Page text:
To the authors, capitalism was betrayed by Washington and Wall Street as the "conjurers" who crafted mortgage securities achieved "their most cherished dream", which "was to isolate money management from flawed human judgment, including their own.

As with all the books, there were surely disagreements and questions. But there lies one of the problems with Panic in that as Wealth and Poverty makes very plain, crazed rushes to housing are hardly new. Not only did their houses tend to rise in value about 20 percent faster than the price index, but with their small equity exposure they could gain higher percentage returns than all but the most phenomenally lucky shareholders.

They also decry how structured finance transformed a quiet mortgage market into something much worse. Maybe, but to complain about financial advances is somewhat of an empty protest. Early on they note that ignorance, not a lack of liquidity is the father of all panic, and there they finger the structure of mortgage securities for making investors oblivious to what was within. In addition to calling the crisis, Redleaf predicted the crash, suggesting ahead of October during that year that the proliferation of equity futures would cause a great deal of carnage.

To the authors, "the reign of risk is at the root of repeated crises in modern financial markets. Further on Redleaf and Vigilante argue that "the one thing the investor must do is accurately identify the risks particularly relevant to any investment and go about eliminating them as thoroughly and inexpensively as possible. Regarding the latter, the notion that excess money fixes anything seems to pervert the Ricardian view that the only perfect money is that which is stable in value.

Rent controls, anyone? Regarding the response to the collapse of Bear Stearns, Redleaf and Vigilante suggest that its bailout was handled properly. Ignorance, caused by government, once again sowing panic. Most would disagree, including apparently the authors, but it was the bailouts themselves that turned what should have been merely painful into something quite horrific.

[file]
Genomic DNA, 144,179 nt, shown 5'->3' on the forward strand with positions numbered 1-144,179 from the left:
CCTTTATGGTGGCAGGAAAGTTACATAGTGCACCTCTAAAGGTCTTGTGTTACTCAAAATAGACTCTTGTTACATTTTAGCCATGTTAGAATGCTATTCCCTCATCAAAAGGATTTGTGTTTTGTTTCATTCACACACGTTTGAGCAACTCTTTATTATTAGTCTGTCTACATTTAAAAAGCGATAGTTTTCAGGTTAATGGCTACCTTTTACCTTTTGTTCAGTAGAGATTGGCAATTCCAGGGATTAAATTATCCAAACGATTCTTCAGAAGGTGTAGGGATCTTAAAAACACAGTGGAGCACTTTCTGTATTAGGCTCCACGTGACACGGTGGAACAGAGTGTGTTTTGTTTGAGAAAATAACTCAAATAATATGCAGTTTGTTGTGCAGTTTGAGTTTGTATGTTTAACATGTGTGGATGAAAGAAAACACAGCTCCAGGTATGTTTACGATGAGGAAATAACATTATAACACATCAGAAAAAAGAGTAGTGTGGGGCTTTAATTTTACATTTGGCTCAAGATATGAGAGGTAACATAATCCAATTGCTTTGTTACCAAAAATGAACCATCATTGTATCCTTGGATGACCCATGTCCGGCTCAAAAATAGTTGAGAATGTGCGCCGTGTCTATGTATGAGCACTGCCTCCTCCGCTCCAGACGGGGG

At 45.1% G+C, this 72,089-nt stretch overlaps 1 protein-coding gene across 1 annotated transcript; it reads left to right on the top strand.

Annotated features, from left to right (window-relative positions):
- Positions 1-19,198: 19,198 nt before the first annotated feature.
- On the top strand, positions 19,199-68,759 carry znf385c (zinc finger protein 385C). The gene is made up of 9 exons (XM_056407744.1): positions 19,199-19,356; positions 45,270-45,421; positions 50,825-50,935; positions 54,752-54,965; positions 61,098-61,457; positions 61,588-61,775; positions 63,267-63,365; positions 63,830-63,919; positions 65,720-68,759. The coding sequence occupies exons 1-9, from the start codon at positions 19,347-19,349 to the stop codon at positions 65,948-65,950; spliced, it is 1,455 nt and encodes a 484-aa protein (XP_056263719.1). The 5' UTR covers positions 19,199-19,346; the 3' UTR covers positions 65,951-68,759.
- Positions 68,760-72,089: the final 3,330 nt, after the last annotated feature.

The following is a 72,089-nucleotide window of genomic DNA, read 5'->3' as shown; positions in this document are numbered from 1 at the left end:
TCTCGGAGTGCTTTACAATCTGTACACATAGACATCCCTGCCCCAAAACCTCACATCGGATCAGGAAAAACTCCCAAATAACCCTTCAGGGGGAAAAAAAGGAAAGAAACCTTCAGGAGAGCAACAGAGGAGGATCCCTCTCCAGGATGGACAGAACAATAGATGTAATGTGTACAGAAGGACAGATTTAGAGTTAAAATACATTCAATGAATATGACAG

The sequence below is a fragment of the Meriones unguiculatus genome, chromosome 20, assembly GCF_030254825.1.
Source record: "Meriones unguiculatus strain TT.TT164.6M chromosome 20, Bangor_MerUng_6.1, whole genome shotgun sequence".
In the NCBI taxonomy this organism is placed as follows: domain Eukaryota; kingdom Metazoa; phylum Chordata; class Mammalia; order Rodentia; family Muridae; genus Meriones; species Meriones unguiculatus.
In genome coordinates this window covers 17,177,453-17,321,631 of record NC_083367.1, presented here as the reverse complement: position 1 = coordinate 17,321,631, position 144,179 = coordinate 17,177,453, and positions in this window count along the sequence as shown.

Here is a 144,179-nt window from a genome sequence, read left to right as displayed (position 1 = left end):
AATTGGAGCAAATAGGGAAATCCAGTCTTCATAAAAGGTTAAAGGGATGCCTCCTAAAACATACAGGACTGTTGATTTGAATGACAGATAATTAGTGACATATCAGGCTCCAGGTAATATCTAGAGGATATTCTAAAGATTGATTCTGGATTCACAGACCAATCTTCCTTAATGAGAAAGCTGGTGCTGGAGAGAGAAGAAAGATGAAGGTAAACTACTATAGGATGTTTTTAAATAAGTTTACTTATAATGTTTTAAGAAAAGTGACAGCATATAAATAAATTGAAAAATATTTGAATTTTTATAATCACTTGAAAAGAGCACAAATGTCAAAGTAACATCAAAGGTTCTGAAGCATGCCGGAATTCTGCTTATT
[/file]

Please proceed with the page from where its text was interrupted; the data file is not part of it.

Indeed, the authors describe a period of market calm after the defaults and mortgage-firm bankruptcies began in , and this seemingly speaks to how very inefficient markets were, and presumably are. Maybe, but it says here that the defaults and bankruptcies were once again a positive sign of the markets rendering their negative judgment on that which was bad, and that had the government simply relaxed and done nothing as this writer argued in the spring of , there never would have been a crisis.

This might sound good, but it also defies basic economics. High prices of anything always and everywhere foretell lower future prices for the profit-interested being compensated for parting with what is limited capital. To use force in order to make cheap what the markets deem expensive is to ensure the wasteful accession of limited capital, all the while driving away potential sources of new funds.

The bailouts only made things worse by virtue of them damaging an economy that necessarily needed to be relieved of non-economic ideas. Intervention that began in and continues to this day signaled to investors that somewhat dormant governments were re-asserting themselves within the global economy, and there was born the biggest crisis of all.

All of these quibbles are in no way meant to detract from an excellent book. At the same time, this reader still awaits the book that lacks any pretense of being subtle, and which instead makes plain that while Wall Street oversaw gargantuan errors, those mistakes alone could never have caused the Panic of


BOOK REVIEW: Andrew Redleaf & Richard Vigilante's Panic



Panic: The Betrayal of Capitalism by Wall Street and Washington